There is an interesting concept shared in a recent article from the Montreal Gazette, and it serves as a great reminder to me re: why (and how) we need to question our existing educational practices.
December babies never really catch up: study
In talking to kindergarten teachers over the years, concerns over the progress of early entrance students (in our district, you need to be 5 by December 31st) has been a common theme. The research in question identified the difference in graduation rates if December students achieved at the same rate as January students, claiming an additional 1700 BC students would graduate each year.
That is significant, as is the amount of money potentially saved if more students were to graduate on time. I wonder how many other practices common to our systems might be seen in a different light if we simply asked the question "What is the ultimate impact on graduation rates?".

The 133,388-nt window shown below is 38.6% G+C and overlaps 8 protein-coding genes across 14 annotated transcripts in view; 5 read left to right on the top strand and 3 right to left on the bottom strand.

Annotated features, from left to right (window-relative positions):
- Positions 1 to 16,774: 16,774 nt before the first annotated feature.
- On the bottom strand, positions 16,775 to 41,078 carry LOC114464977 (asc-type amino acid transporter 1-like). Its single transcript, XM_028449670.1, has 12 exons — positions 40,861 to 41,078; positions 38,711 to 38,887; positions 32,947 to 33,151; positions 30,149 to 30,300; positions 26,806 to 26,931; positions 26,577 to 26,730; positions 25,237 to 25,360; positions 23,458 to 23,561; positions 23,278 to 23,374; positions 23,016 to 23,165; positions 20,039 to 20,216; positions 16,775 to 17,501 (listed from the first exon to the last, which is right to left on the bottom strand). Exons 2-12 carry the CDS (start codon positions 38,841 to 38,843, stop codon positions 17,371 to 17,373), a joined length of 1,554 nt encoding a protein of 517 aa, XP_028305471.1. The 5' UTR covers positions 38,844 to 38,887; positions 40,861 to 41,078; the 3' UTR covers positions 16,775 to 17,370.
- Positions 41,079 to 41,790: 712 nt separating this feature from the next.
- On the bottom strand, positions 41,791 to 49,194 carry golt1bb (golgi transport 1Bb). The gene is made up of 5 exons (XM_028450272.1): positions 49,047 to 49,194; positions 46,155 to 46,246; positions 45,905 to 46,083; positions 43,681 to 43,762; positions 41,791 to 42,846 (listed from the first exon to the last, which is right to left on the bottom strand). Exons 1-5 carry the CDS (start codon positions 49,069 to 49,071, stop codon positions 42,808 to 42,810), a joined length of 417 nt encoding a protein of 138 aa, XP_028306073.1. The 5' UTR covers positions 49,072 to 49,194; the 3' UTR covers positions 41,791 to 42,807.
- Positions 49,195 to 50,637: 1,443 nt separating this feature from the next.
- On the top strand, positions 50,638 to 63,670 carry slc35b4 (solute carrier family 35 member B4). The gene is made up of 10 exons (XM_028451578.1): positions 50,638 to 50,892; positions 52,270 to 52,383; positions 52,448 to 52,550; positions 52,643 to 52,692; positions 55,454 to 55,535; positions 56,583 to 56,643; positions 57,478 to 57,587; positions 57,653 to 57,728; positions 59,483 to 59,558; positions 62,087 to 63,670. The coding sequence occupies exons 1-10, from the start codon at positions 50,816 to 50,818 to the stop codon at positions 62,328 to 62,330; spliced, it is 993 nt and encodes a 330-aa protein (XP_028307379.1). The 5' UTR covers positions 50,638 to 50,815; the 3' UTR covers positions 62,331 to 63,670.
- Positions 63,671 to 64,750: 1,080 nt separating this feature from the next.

Practicing critical inquiry is not just for teaching social studies, :), it has to be an essential leadership practice as well.
It is obvious we need to ensure we are making the most efficient and effective use of our limited resources. As I've shared earlier, Hattie's book Visible Learning is an excellent resource in this area, providing an easy to understand summary of research into student achievement. If we don't ask the critical questions about our practice, how can we intentionally make the changes that will allow us to maximize the use of our resources on impacting student learning?
My takeaway from reading this article in the Gazette: I am going to try reflect more on the assumptions I (and others) hold about our existing practice. I need to ask more questions, and find ways to spur others to reflect on a systemic scale as well. I think my copy of Hattie's meta-analysis might be in for some sticky notes....